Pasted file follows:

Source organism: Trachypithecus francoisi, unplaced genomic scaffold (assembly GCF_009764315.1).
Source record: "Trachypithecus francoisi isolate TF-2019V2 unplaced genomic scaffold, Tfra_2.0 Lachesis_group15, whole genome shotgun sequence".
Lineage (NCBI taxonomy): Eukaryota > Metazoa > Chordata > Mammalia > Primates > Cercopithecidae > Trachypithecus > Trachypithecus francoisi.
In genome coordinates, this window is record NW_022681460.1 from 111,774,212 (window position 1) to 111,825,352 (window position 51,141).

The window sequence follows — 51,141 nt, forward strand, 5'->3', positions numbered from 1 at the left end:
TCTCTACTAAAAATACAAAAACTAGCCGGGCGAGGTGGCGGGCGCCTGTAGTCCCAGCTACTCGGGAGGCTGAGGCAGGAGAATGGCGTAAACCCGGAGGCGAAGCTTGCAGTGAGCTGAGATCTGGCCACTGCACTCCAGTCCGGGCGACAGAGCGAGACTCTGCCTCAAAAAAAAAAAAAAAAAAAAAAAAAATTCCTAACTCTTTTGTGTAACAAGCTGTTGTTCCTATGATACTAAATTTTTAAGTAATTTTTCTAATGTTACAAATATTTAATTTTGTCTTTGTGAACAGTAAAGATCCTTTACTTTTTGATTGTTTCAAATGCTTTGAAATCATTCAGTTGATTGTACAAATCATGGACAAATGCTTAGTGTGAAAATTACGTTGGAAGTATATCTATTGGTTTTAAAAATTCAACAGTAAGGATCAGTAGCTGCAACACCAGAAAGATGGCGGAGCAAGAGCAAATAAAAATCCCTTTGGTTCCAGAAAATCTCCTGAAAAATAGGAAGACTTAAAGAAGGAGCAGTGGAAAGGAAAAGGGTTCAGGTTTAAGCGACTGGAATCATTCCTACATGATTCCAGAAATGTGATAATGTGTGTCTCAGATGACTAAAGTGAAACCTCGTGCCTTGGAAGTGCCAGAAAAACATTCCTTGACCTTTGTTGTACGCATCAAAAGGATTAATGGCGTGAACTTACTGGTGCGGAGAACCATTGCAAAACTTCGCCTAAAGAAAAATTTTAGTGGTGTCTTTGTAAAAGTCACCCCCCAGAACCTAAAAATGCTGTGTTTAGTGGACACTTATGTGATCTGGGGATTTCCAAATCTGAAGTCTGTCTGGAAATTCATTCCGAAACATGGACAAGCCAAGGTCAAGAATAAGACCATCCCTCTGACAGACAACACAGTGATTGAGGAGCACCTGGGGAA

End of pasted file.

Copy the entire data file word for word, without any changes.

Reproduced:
Source organism: Trachypithecus francoisi, unplaced genomic scaffold (assembly GCF_009764315.1).
Source record: "Trachypithecus francoisi isolate TF-2019V2 unplaced genomic scaffold, Tfra_2.0 Lachesis_group15, whole genome shotgun sequence".
Lineage (NCBI taxonomy): Eukaryota > Metazoa > Chordata > Mammalia > Primates > Cercopithecidae > Trachypithecus > Trachypithecus francoisi.
In genome coordinates, this window is record NW_022681460.1 from 111,774,212 (window position 1) to 111,825,352 (window position 51,141).

The window sequence follows — 51,141 nt, forward strand, 5'->3', positions numbered from 1 at the left end:
TCTCTACTAAAAATACAAAAACTAGCCGGGCGAGGTGGCGGGCGCCTGTAGTCCCAGCTACTCGGGAGGCTGAGGCAGGAGAATGGCGTAAACCCGGAGGCGAAGCTTGCAGTGAGCTGAGATCTGGCCACTGCACTCCAGTCCGGGCGACAGAGCGAGACTCTGCCTCAAAAAAAAAAAAAAAAAAAAAAAAAATTCCTAACTCTTTTGTGTAACAAGCTGTTGTTCCTATGATACTAAATTTTTAAGTAATTTTTCTAATGTTACAAATATTTAATTTTGTCTTTGTGAACAGTAAAGATCCTTTACTTTTTGATTGTTTCAAATGCTTTGAAATCATTCAGTTGATTGTACAAATCATGGACAAATGCTTAGTGTGAAAATTACGTTGGAAGTATATCTATTGGTTTTAAAAATTCAACAGTAAGGATCAGTAGCTGCAACACCAGAAAGATGGCGGAGCAAGAGCAAATAAAAATCCCTTTGGTTCCAGAAAATCTCCTGAAAAATAGGAAGACTTAAAGAAGGAGCAGTGGAAAGGAAAAGGGTTCAGGTTTAAGCGACTGGAATCATTCCTACATGATTCCAGAAATGTGATAATGTGTGTCTCAGATGACTAAAGTGAAACCTCGTGCCTTGGAAGTGCCAGAAAAACATTCCTTGACCTTTGTTGTACGCATCAAAAGGATTAATGGCGTGAACTTACTGGTGCGGAGAACCATTGCAAAACTTCGCCTAAAGAAAAATTTTAGTGGTGTCTTTGTAAAAGTCACCCCCCAGAACCTAAAAATGCTGTGTTTAGTGGACACTTATGTGATCTGGGGATTTCCAAATCTGAAGTCTGTCTGGAAATTCATTCCGAAACATGGACAAGCCAAGGTCAAGAATAAGACCATCCCTCTGACAGACAACACAGTGATTGAGGAGCACCTGGGGAA